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International Journal of Morphology

versión On-line ISSN 0717-9502

Int. J. Morphol. vol.33 no.2 Temuco jun. 2015

http://dx.doi.org/10.4067/S0717-95022015000200035 

Int. J. Morphol., 33(2):632-637, 2015.

 

Origin and Antimeric Distribution of the Femoral Nerves in New Zealand Rabbits

 

Origen y Distribución Antimérica del Nervio Femoral en Conejos Nueva Zelanda

 

Renata Medeiros-do-Nascimento*; Jorge Luiz Alves-Pereira**; Oscar Rocha-Barbosa*** & Marcelo Abidu- Figueiredo*

* Department of Animal Biology, Animal Anatomy Area, Federal Rural University of Rio de Janeiro, Rio de Janeiro, Brazil.

** Institute of Biology Roberto Alcantara Gomes, State University of Rio de Janeiro, Rio de Janeiro, Brazil.

*** LAZOVERTE - Department of Zoology, Biomedical Center. State University of Rio de Janeiro, Rio de Janeiro, Brazil.

Correspondence to:


SUMMARY: The origin and distribution of the femoral nerves in both antimeres were studied in 30 New Zealand rabbits (15 males and 15 females). The specimens were collected after natural death and fixed with 10% formaldehyde solution. In males, the femoral nerve originated from the ventral branches of the fourth, sixth and seventh lumbar spinal nerves in seven animals (46.67%), in two animals (13.33%) from the ventral branches of the fifth and sixth lumbar spinal nerves, in one animal (6.67%) from the ventral branch of the fifth lumbar spinal nerve, in three animals (20%) from the ventral branches of the fifth, sixth and seventh lumbar spinal nerves, in one animal (6.67%) from the ventral branches of the fourth and fifth lumbar spinal nerves, and in one animal (6.67%) from the ventral branches of the fifth and seventh lumbar spinal nerves. In females, the femoral nerve originated from the ventral branches of the fourth, sixth and seventh lumbar spinal nerves in four animals (26.67%), in two cases (13.33%) from the ventral branches of the fifth and sixth lumbar spinal nerves, in one animal (6.67%) from the ventral branch of the fifth lumbar spinal nerve, in three animals (20%) from the ventral branches of the sixth and seventh lumbar spinal nerves, in four animals (26.67%) from the ventral branches of the fifth, sixth and seventh lumbar spinal nerves and in one animal (6.67%) from the ventral branches of the fourth and seventhlumbar spinal nerves. In all animals the femoral nerves were distributed in different branches to the major and minor psoas, femoral quadriceps, sartorius and pectinius muscles.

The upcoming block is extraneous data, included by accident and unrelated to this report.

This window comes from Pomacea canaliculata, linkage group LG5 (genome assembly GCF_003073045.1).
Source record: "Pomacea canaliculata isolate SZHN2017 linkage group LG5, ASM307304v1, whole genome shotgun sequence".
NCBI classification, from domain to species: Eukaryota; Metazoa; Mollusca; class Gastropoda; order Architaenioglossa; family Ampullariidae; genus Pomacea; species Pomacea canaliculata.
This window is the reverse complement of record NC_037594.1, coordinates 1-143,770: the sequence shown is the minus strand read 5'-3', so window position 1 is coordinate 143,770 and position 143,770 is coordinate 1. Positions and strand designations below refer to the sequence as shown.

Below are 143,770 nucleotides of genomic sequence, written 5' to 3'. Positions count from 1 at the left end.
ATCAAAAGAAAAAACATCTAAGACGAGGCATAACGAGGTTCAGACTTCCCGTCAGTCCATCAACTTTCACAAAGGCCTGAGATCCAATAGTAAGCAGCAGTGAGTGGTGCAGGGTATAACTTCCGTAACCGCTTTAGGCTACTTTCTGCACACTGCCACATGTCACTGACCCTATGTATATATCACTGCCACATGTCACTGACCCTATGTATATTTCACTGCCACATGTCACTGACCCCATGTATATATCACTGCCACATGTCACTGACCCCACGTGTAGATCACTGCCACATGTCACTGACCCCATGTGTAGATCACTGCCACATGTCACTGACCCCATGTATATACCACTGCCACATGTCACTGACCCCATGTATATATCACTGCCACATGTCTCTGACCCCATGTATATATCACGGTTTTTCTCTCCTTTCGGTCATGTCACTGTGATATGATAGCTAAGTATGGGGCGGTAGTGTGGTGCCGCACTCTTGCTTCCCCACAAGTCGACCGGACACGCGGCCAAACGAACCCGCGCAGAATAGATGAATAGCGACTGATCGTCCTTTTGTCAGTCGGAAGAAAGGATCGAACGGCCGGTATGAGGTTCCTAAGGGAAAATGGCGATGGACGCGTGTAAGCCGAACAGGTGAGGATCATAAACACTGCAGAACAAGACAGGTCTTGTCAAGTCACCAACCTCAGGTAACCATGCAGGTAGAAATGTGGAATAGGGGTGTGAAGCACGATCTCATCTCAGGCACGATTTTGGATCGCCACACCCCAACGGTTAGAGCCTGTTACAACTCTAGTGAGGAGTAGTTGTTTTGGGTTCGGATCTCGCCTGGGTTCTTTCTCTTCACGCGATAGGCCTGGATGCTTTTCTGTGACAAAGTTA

KEY WORDS: New Zealand rabbits; Femoral nerves; Variation; Oryctolagus cuniculus; Lagomorpha.


RESUMEN: Se estudió el origen y distribución del nervio femoral de ambos antímeros en 30 conejos neozelandeses, 15 machos y 15 hembras. Los animales fueron recolectados después de su muerte natural y se fijaron en formaldehído al 10%. En los machos, el nervio femoral se originó a partir de los ramos ventrales del cuarto, sexto y séptimo nervios espinales lumbares en siete casos (46,67%); en tres casos (20%) desde los ramos ventrales del quinto, sexto y séptimo nervios espinales lumbares; en dos casos (13,33%) desde los ramos ventrales del quinto y sexto nervios espinales lumbares, mientras que en tres animales (n=1 respectivamente), desde los ramos ventrales del quinto nervio espinal lumbar (6,67%), los ramos ventrales del cuarto y quinto nervios lumbares espinales (6,67%) y desde los ramos ventrales del quinto y séptimo nervios espinales lumbares. En las hembras, el nervio femoral se originó a partir de los ramos ventrales del cuarto, sexto y séptimo nervios espinales en cuatro casos (26,67%); en otros cuatro casos (26,67%) desde los ramos ventrales del quinto, sexto y séptimo nervios espinales lumbar, en tres casos (20%) desde los ramos ventrales del sexto y séptimo nervios espinales lumbares, en dos casos (13,33%) desde los ramos ventrales del quinto y sexto nervios espinales, y en dos animales (n=1, respectivamente) procedían desde los ramos ventrales del quinto nervio espinal lumbar (6,67%) y de los ramos ventrales del cuarto y séptimo nervios espinales lumbares (6,67%). Los nervios femorales en todos los animales estaban distribuidos en diversos ramos de los músculos psoas mayor y menor, cuádriceps femoral sartorios y pectinatos.